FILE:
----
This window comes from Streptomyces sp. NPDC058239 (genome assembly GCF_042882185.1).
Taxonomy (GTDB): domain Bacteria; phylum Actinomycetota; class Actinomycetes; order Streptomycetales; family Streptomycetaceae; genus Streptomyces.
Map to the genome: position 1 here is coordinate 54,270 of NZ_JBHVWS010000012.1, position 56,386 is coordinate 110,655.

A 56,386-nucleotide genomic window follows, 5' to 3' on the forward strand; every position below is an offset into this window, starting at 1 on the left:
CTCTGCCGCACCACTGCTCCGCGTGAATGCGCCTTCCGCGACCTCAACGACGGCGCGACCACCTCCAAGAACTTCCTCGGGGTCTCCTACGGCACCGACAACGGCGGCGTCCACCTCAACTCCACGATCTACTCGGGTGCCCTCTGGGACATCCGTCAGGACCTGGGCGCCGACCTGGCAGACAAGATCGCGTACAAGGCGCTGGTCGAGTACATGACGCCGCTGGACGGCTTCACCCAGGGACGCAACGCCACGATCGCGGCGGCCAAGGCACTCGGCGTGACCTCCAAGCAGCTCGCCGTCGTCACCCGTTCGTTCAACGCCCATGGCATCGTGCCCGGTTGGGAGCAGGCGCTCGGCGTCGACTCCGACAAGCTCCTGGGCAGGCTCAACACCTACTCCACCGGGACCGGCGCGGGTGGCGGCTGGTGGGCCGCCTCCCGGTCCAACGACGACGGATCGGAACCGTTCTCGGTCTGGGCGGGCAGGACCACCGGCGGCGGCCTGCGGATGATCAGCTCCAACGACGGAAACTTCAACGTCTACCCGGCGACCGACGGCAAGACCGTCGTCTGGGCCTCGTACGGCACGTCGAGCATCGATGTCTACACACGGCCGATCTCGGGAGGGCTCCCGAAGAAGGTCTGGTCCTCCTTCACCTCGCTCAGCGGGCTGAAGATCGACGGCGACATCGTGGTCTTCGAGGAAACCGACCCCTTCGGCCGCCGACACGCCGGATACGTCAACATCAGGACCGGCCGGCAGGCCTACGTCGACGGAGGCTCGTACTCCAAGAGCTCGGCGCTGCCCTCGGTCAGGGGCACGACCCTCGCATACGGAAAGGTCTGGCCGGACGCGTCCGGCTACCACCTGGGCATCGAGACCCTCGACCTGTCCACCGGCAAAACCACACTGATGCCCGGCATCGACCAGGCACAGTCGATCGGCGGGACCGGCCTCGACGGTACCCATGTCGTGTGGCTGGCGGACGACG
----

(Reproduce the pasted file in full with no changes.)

This window comes from Streptomyces sp. NPDC058239 (genome assembly GCF_042882185.1).
Taxonomy (GTDB): domain Bacteria; phylum Actinomycetota; class Actinomycetes; order Streptomycetales; family Streptomycetaceae; genus Streptomyces.
Map to the genome: position 1 here is coordinate 54,270 of NZ_JBHVWS010000012.1, position 56,386 is coordinate 110,655.

A 56,386-nucleotide genomic window follows, 5' to 3' on the forward strand; every position below is an offset into this window, starting at 1 on the left:
CTCTGCCGCACCACTGCTCCGCGTGAATGCGCCTTCCGCGACCTCAACGACGGCGCGACCACCTCCAAGAACTTCCTCGGGGTCTCCTACGGCACCGACAACGGCGGCGTCCACCTCAACTCCACGATCTACTCGGGTGCCCTCTGGGACATCCGTCAGGACCTGGGCGCCGACCTGGCAGACAAGATCGCGTACAAGGCGCTGGTCGAGTACATGACGCCGCTGGACGGCTTCACCCAGGGACGCAACGCCACGATCGCGGCGGCCAAGGCACTCGGCGTGACCTCCAAGCAGCTCGCCGTCGTCACCCGTTCGTTCAACGCCCATGGCATCGTGCCCGGTTGGGAGCAGGCGCTCGGCGTCGACTCCGACAAGCTCCTGGGCAGGCTCAACACCTACTCCACCGGGACCGGCGCGGGTGGCGGCTGGTGGGCCGCCTCCCGGTCCAACGACGACGGATCGGAACCGTTCTCGGTCTGGGCGGGCAGGACCACCGGCGGCGGCCTGCGGATGATCAGCTCCAACGACGGAAACTTCAACGTCTACCCGGCGACCGACGGCAAGACCGTCGTCTGGGCCTCGTACGGCACGTCGAGCATCGATGTCTACACACGGCCGATCTCGGGAGGGCTCCCGAAGAAGGTCTGGTCCTCCTTCACCTCGCTCAGCGGGCTGAAGATCGACGGCGACATCGTGGTCTTCGAGGAAACCGACCCCTTCGGCCGCCGACACGCCGGATACGTCAACATCAGGACCGGCCGGCAGGCCTACGTCGACGGAGGCTCGTACTCCAAGAGCTCGGCGCTGCCCTCGGTCAGGGGCACGACCCTCGCATACGGAAAGGTCTGGCCGGACGCGTCCGGCTACCACCTGGGCATCGAGACCCTCGACCTGTCCACCGGCAAAACCACACTGATGCCCGGCATCGACCAGGCACAGTCGATCGGCGGGACCGGCCTCGACGGTACCCATGTCGTGTGGCTGGCGGACGACG